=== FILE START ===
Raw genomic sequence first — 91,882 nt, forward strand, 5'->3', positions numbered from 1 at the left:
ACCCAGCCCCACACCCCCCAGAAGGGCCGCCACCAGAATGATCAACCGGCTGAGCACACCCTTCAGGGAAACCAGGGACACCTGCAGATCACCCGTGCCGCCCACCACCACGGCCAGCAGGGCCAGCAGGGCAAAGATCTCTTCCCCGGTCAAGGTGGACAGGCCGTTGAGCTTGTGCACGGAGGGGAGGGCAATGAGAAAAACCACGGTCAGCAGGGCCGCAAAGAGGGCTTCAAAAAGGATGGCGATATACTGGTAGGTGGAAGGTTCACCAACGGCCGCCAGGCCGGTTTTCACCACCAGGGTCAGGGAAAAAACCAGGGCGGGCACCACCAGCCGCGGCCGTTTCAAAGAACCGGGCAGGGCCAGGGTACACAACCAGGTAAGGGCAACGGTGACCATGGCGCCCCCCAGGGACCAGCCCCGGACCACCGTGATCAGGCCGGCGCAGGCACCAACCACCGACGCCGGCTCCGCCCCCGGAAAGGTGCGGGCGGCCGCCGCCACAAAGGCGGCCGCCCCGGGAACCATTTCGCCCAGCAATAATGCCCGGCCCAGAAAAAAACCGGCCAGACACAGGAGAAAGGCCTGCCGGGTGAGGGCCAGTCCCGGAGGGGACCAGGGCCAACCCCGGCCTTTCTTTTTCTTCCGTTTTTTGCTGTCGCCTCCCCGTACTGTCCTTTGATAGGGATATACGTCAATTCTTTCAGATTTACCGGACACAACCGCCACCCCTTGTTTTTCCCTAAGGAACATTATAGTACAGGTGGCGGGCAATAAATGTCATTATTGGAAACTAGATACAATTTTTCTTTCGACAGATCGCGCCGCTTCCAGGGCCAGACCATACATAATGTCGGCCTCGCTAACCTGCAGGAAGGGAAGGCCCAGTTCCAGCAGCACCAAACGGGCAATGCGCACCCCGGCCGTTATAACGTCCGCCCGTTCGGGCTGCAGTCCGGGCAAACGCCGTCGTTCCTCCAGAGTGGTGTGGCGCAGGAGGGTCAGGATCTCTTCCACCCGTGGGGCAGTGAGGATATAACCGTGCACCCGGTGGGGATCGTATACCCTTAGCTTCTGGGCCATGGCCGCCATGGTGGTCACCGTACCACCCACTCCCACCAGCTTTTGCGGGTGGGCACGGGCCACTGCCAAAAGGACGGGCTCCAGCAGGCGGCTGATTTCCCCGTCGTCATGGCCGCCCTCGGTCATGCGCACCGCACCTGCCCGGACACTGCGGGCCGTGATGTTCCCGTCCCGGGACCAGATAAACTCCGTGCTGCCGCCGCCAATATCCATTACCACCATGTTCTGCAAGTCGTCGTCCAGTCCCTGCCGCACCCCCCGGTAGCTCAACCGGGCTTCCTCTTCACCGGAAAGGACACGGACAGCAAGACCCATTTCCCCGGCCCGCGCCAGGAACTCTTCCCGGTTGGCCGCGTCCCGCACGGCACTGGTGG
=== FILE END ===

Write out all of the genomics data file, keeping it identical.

Raw genomic sequence first — 91,882 nt, forward strand, 5'->3', positions numbered from 1 at the left:
ACCCAGCCCCACACCCCCCAGAAGGGCCGCCACCAGAATGATCAACCGGCTGAGCACACCCTTCAGGGAAACCAGGGACACCTGCAGATCACCCGTGCCGCCCACCACCACGGCCAGCAGGGCCAGCAGGGCAAAGATCTCTTCCCCGGTCAAGGTGGACAGGCCGTTGAGCTTGTGCACGGAGGGGAGGGCAATGAGAAAAACCACGGTCAGCAGGGCCGCAAAGAGGGCTTCAAAAAGGATGGCGATATACTGGTAGGTGGAAGGTTCACCAACGGCCGCCAGGCCGGTTTTCACCACCAGGGTCAGGGAAAAAACCAGGGCGGGCACCACCAGCCGCGGCCGTTTCAAAGAACCGGGCAGGGCCAGGGTACACAACCAGGTAAGGGCAACGGTGACCATGGCGCCCCCCAGGGACCAGCCCCGGACCACCGTGATCAGGCCGGCGCAGGCACCAACCACCGACGCCGGCTCCGCCCCCGGAAAGGTGCGGGCGGCCGCCGCCACAAAGGCGGCCGCCCCGGGAACCATTTCGCCCAGCAATAATGCCCGGCCCAGAAAAAAACCGGCCAGACACAGGAGAAAGGCCTGCCGGGTGAGGGCCAGTCCCGGAGGGGACCAGGGCCAACCCCGGCCTTTCTTTTTCTTCCGTTTTTTGCTGTCGCCTCCCCGTACTGTCCTTTGATAGGGATATACGTCAATTCTTTCAGATTTACCGGACACAACCGCCACCCCTTGTTTTTCCCTAAGGAACATTATAGTACAGGTGGCGGGCAATAAATGTCATTATTGGAAACTAGATACAATTTTTCTTTCGACAGATCGCGCCGCTTCCAGGGCCAGACCATACATAATGTCGGCCTCGCTAACCTGCAGGAAGGGAAGGCCCAGTTCCAGCAGCACCAAACGGGCAATGCGCACCCCGGCCGTTATAACGTCCGCCCGTTCGGGCTGCAGTCCGGGCAAACGCCGTCGTTCCTCCAGAGTGGTGTGGCGCAGGAGGGTCAGGATCTCTTCCACCCGTGGGGCAGTGAGGATATAACCGTGCACCCGGTGGGGATCGTATACCCTTAGCTTCTGGGCCATGGCCGCCATGGTGGTCACCGTACCACCCACTCCCACCAGCTTTTGCGGGTGGGCACGGGCCACTGCCAAAAGGACGGGCTCCAGCAGGCGGCTGATTTCCCCGTCGTCATGGCCGCCCTCGGTCATGCGCACCGCACCTGCCCGGACACTGCGGGCCGTGATGTTCCCGTCCCGGGACCAGATAAACTCCGTGCTGCCGCCGCCAATATCCATTACCACCATGTTCTGCAAGTCGTCGTCCAGTCCCTGCCGCACCCCCCGGTAGCTCAACCGGGCTTCCTCTTCACCGGAAAGGACACGGACAGCAAGACCCATTTCCCCGGCCCGCGCCAGGAACTCTTCCCGGTTGGCCGCGTCCCGCACGGCACTGGTGG